printf "[dn]\nCN=localhost\n[req]\ndistinguished_name = dn\n[EXT]\nsubjectAltName=DNS:localhost\nkeyUsage=digitalSignature\nextendedKeyUsage=serverAuth")
    key: fs.readFileSync('../ssl/localhost.key'),
    cert: fs.readFileSync('../ssl/localhost.crt')
}, app);

function getmem() {
    const used = process.memoryUsage();
    let memstr = ''
    for (let key in used) {
        memstr += `${key} ${Math.round(used[key] / 1024 / 1024 * 100) / 100} MB\n`
    return memstr;

function isJsonString(str) {
    try {
    } catch (e) {
        return false;
    return true;

function sendAllExcept(message, ids) {
    if (undefined === ids) throw new Error('ids must be specified');
    if (!Array.isArray(ids)) ids = [ids];
    for (var i = 0, cLength = CLIENTS.length; i < cLength; i++) {
        if (ids.indexOf(i) !== -1) continue;

var CLIENTS = [];
var id;

const wss = new WebSocket.Server({ server });

wss.on('connection', function(ws) {
    id = Math.random();
    console.log('connection is established : ' + id);
    CLIENTS[id] = ws;

    id = setInterval(function() {
        ws.send(JSON.stringify({ function: "showStats", args: { str: getmem() } }), function() {});
    }, 2000);

    console.log('started client interval');

    ws.on('close', function() {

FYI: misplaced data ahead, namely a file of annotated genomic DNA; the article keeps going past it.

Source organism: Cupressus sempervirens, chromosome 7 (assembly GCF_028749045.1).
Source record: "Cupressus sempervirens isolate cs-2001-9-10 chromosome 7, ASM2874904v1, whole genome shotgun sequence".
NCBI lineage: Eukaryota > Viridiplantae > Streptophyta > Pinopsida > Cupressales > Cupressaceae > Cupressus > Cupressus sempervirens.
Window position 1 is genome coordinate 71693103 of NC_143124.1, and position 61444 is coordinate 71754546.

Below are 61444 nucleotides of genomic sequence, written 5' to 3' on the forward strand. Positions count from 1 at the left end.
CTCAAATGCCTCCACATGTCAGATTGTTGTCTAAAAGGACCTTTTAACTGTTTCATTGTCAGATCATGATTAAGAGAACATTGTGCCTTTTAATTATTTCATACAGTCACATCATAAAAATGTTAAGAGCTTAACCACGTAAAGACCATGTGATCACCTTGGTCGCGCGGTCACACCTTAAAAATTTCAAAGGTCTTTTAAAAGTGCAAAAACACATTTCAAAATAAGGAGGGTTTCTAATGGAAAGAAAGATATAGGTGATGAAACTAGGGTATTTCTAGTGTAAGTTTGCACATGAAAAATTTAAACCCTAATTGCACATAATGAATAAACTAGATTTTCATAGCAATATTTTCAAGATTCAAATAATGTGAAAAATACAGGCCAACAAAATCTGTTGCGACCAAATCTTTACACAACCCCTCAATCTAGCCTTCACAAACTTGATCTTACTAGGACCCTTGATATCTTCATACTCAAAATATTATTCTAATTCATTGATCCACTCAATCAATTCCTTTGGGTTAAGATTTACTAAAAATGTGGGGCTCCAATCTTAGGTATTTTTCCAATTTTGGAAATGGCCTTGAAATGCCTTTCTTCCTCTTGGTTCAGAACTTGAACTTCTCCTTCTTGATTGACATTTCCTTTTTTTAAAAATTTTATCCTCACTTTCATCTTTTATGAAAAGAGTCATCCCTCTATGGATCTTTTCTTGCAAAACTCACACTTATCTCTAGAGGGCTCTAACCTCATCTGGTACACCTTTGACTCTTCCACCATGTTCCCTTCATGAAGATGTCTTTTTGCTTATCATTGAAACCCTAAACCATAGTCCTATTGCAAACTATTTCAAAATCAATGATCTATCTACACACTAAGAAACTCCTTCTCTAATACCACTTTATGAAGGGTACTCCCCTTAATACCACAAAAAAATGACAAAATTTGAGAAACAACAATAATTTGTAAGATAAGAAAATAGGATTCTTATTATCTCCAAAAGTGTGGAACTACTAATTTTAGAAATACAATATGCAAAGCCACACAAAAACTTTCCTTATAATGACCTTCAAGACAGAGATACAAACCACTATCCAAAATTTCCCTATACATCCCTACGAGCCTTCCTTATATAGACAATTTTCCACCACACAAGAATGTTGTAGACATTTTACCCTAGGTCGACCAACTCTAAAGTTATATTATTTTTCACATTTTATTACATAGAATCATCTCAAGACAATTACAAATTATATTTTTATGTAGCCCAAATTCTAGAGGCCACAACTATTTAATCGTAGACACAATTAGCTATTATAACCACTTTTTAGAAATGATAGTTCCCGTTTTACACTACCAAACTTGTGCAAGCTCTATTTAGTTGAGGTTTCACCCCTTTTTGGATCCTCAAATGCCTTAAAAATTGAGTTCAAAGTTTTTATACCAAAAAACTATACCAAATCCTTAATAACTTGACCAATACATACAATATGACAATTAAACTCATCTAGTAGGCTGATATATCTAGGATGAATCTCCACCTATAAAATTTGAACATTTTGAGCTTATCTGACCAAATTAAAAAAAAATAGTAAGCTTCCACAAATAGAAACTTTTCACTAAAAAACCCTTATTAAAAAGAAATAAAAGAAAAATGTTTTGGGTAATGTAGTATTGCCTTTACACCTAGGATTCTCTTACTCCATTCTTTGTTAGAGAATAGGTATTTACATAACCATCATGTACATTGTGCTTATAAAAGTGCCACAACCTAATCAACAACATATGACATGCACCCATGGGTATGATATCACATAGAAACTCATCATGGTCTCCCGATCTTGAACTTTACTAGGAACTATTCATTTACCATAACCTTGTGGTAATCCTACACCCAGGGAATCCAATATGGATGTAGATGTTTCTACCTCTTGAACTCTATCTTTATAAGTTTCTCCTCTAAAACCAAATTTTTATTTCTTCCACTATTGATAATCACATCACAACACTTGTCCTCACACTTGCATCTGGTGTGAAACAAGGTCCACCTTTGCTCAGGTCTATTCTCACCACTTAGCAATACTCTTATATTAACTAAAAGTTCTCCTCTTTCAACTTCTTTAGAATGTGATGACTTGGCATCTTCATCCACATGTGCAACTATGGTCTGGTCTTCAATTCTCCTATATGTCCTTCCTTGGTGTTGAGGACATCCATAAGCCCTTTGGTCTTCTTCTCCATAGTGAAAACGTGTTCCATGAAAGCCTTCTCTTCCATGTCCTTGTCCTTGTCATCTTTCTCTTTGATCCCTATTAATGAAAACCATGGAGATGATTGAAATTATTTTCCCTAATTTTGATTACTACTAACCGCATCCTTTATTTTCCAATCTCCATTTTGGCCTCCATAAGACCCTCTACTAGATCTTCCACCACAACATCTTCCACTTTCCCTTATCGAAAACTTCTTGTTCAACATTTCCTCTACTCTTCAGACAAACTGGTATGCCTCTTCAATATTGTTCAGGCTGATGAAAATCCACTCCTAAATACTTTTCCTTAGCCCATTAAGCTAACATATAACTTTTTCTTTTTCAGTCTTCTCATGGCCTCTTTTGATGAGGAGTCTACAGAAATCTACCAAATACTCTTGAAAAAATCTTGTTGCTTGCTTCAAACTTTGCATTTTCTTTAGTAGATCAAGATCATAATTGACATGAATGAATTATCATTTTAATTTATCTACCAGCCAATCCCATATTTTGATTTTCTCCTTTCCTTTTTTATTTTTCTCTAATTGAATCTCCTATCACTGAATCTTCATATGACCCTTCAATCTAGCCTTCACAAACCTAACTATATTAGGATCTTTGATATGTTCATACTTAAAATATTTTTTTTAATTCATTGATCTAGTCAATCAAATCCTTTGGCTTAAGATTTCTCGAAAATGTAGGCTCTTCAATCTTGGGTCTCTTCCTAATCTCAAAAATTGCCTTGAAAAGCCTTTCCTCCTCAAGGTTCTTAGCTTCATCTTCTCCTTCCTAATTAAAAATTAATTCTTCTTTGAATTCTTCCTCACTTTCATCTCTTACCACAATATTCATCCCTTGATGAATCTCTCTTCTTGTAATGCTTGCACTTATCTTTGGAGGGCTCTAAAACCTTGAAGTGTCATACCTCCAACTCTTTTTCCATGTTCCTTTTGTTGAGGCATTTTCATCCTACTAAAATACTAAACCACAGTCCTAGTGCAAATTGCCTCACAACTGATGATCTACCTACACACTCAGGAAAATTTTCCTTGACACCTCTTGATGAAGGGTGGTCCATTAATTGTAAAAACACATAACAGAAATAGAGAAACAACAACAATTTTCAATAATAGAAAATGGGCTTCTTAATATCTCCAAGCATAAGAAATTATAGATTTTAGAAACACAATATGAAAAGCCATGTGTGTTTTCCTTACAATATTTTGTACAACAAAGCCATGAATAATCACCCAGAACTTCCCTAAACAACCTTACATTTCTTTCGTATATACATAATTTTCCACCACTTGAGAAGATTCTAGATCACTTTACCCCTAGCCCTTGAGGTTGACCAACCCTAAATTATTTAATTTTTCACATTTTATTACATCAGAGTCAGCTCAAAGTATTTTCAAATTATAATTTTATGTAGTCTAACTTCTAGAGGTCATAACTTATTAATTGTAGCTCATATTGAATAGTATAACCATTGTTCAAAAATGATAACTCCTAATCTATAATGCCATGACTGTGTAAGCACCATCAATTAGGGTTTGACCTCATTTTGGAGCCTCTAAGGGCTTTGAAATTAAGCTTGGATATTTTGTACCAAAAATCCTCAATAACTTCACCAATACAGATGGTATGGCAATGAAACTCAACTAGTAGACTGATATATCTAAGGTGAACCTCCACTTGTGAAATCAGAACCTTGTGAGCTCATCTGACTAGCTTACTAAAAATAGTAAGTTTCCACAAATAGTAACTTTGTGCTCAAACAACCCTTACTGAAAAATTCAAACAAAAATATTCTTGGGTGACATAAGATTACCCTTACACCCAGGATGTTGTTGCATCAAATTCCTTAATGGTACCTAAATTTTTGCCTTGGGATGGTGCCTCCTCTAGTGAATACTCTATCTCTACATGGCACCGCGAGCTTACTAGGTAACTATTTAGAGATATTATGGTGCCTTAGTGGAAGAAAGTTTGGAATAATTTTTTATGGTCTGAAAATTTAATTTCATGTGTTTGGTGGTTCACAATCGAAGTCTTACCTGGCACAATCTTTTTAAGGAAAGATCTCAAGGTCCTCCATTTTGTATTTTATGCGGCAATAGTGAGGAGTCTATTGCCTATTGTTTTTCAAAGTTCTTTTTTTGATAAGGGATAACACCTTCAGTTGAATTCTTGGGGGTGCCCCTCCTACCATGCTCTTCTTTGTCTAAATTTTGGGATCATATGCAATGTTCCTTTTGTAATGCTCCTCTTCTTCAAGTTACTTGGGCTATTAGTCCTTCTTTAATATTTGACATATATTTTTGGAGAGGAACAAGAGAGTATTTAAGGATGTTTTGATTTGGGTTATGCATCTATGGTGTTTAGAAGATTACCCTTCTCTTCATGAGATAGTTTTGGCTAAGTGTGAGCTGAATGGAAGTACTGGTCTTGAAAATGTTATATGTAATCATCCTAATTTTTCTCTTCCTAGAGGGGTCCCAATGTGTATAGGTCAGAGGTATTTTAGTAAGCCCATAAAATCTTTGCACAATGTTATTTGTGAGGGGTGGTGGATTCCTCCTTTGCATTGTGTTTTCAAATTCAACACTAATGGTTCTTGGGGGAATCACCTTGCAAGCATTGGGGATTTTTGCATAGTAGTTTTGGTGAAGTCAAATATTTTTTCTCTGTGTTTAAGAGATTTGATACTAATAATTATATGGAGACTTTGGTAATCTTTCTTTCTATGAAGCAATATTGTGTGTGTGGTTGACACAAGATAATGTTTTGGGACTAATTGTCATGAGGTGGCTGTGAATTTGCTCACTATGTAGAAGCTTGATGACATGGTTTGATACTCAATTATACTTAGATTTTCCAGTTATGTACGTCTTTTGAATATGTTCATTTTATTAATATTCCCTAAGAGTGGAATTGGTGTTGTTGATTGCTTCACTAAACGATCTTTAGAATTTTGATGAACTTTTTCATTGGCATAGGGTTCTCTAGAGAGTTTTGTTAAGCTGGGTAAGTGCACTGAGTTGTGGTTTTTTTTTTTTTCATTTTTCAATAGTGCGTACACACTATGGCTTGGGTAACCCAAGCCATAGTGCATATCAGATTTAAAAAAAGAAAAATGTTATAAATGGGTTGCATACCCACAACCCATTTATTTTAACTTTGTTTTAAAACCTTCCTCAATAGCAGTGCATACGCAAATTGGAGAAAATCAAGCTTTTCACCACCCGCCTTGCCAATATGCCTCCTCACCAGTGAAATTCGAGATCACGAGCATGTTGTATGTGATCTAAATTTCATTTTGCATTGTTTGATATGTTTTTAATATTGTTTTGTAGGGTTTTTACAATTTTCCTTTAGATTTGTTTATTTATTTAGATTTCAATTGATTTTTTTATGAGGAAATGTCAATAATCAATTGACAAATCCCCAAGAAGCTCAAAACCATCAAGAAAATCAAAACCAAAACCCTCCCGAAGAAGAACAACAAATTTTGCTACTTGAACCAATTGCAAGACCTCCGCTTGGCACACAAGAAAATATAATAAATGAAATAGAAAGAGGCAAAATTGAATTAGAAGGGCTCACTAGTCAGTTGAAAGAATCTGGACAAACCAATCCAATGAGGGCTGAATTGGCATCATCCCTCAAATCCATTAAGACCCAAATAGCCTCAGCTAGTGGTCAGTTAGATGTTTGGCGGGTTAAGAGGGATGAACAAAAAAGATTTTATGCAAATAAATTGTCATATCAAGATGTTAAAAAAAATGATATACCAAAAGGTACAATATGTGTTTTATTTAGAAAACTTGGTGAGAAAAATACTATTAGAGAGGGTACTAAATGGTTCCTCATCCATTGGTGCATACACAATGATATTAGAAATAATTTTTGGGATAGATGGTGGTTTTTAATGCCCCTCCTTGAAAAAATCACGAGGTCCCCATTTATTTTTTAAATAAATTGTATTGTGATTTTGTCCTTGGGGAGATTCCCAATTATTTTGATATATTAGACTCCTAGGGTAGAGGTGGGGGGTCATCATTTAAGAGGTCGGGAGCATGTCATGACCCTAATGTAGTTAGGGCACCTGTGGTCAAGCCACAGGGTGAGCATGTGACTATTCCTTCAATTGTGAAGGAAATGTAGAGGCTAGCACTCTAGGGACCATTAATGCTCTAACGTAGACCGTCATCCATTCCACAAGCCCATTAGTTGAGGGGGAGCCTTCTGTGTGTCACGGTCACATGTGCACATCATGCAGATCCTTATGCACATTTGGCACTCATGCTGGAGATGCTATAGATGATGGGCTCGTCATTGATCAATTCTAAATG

console.log('stopping client interval');

    ws.on('message', function(message) {

        let messageType = typeof message;
        if (messageType == "object") {
            console.log("really object")

        if (isJsonString(message)) {
            console.log("this is JSON");
            // if JSON, let's parse it
            let obj = JSON.parse(message);
            console.log("function:", obj.function)
            console.log("args:", obj.args)
            if (obj.function == "lightUp")
                for (let e = 0; e < CLIENTS.length; e++) {
                    CLIENTS[e].send(JSON.stringify({ function: "lightUp", args: obj.args }), function() {});
        } else {
            console.log("not a JSON:", String("String: " + message));


server.listen(port, function() {
    console.log('Listening on:' + port);

Below is the ad-hoc demo, with the earlier version of the UI. The WebSocket server is hosted on an external server. The UI is loaded to the Chrome-based Browser on my dev laptop and Samsung Internet browser on Samsung Galaxy S10.


Wearables are cool and theirs potential grows every day. They became a vital part of Internet of Things ecosystem (IOT). Having a small and handy device on hand capable to connect to other things you are immersed and to control theirs parameters is super fun!

The WebSocket API is an advanced technology that makes it possible to open a two-way interactive communication session between the user’s browser and a server. With this API, you can send messages to a server and receive event-driven responses without having to poll the server for a reply. — https://developer.mozilla.org/en-US/docs/Web/API/WebSockets_API

Here is the link to the repository: https://github.com/websockets/ws


It is worth to mention that you can run Samsung Internet app on other non-Samsung Wearable OS watches. More about Samsung Internet browser: